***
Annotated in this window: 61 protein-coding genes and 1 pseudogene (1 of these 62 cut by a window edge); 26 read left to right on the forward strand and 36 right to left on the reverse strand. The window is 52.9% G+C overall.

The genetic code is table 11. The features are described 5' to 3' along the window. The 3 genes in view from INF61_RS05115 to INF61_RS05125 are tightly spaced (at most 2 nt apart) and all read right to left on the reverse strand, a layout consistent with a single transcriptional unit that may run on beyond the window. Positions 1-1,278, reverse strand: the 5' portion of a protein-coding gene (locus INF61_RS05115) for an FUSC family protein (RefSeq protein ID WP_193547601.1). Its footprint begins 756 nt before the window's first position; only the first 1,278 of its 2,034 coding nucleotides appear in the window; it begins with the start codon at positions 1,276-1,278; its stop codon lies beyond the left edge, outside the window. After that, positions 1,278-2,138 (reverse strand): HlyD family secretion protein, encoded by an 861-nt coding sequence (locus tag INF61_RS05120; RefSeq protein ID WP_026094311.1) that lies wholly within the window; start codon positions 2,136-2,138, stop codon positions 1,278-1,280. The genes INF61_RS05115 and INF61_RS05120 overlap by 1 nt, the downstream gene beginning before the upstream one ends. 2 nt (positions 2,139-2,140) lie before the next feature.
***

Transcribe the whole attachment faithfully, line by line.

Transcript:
Annotated in this window: 61 protein-coding genes and 1 pseudogene (1 of these 62 cut by a window edge); 26 read left to right on the forward strand and 36 right to left on the reverse strand. The window is 52.9% G+C overall.

The genetic code is table 11. The features are described 5' to 3' along the window. The 3 genes in view from INF61_RS05115 to INF61_RS05125 are tightly spaced (at most 2 nt apart) and all read right to left on the reverse strand, a layout consistent with a single transcriptional unit that may run on beyond the window. Positions 1-1,278, reverse strand: the 5' portion of a protein-coding gene (locus INF61_RS05115) for an FUSC family protein (RefSeq protein ID WP_193547601.1). Its footprint begins 756 nt before the window's first position; only the first 1,278 of its 2,034 coding nucleotides appear in the window; it begins with the start codon at positions 1,276-1,278; its stop codon lies beyond the left edge, outside the window. After that, positions 1,278-2,138 (reverse strand): HlyD family secretion protein, encoded by an 861-nt coding sequence (locus tag INF61_RS05120; RefSeq protein ID WP_026094311.1) that lies wholly within the window; start codon positions 2,136-2,138, stop codon positions 1,278-1,280. The genes INF61_RS05115 and INF61_RS05120 overlap by 1 nt, the downstream gene beginning before the upstream one ends. 2 nt (positions 2,139-2,140) lie before the next feature.